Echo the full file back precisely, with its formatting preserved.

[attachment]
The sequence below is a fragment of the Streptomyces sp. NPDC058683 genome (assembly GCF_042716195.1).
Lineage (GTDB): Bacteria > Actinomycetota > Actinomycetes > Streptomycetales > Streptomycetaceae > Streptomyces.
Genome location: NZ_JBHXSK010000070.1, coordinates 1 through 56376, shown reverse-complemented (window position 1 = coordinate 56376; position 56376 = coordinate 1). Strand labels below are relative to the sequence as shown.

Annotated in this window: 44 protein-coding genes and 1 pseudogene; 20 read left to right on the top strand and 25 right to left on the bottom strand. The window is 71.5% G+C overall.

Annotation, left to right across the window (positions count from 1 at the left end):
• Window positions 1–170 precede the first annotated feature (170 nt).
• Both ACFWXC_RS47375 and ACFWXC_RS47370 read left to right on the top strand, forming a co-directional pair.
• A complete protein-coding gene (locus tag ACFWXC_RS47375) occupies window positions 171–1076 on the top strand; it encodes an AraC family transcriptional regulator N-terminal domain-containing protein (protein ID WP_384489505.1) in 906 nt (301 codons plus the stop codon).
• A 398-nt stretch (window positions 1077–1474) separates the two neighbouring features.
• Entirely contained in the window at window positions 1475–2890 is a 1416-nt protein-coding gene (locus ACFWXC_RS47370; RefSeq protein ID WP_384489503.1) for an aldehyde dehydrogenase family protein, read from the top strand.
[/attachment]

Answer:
The sequence below is a fragment of the Streptomyces sp. NPDC058683 genome (assembly GCF_042716195.1).
Lineage (GTDB): Bacteria > Actinomycetota > Actinomycetes > Streptomycetales > Streptomycetaceae > Streptomyces.
Genome location: NZ_JBHXSK010000070.1, coordinates 1 through 56376, shown reverse-complemented (window position 1 = coordinate 56376; position 56376 = coordinate 1). Strand labels below are relative to the sequence as shown.

Annotated in this window: 44 protein-coding genes and 1 pseudogene; 20 read left to right on the top strand and 25 right to left on the bottom strand. The window is 71.5% G+C overall.

Annotation, left to right across the window (positions count from 1 at the left end):
• Window positions 1–170 precede the first annotated feature (170 nt).
• Both ACFWXC_RS47375 and ACFWXC_RS47370 read left to right on the top strand, forming a co-directional pair.
• A complete protein-coding gene (locus tag ACFWXC_RS47375) occupies window positions 171–1076 on the top strand; it encodes an AraC family transcriptional regulator N-terminal domain-containing protein (protein ID WP_384489505.1) in 906 nt (301 codons plus the stop codon).
• A 398-nt stretch (window positions 1077–1474) separates the two neighbouring features.
• Entirely contained in the window at window positions 1475–2890 is a 1416-nt protein-coding gene (locus ACFWXC_RS47370; RefSeq protein ID WP_384489503.1) for an aldehyde dehydrogenase family protein, read from the top strand.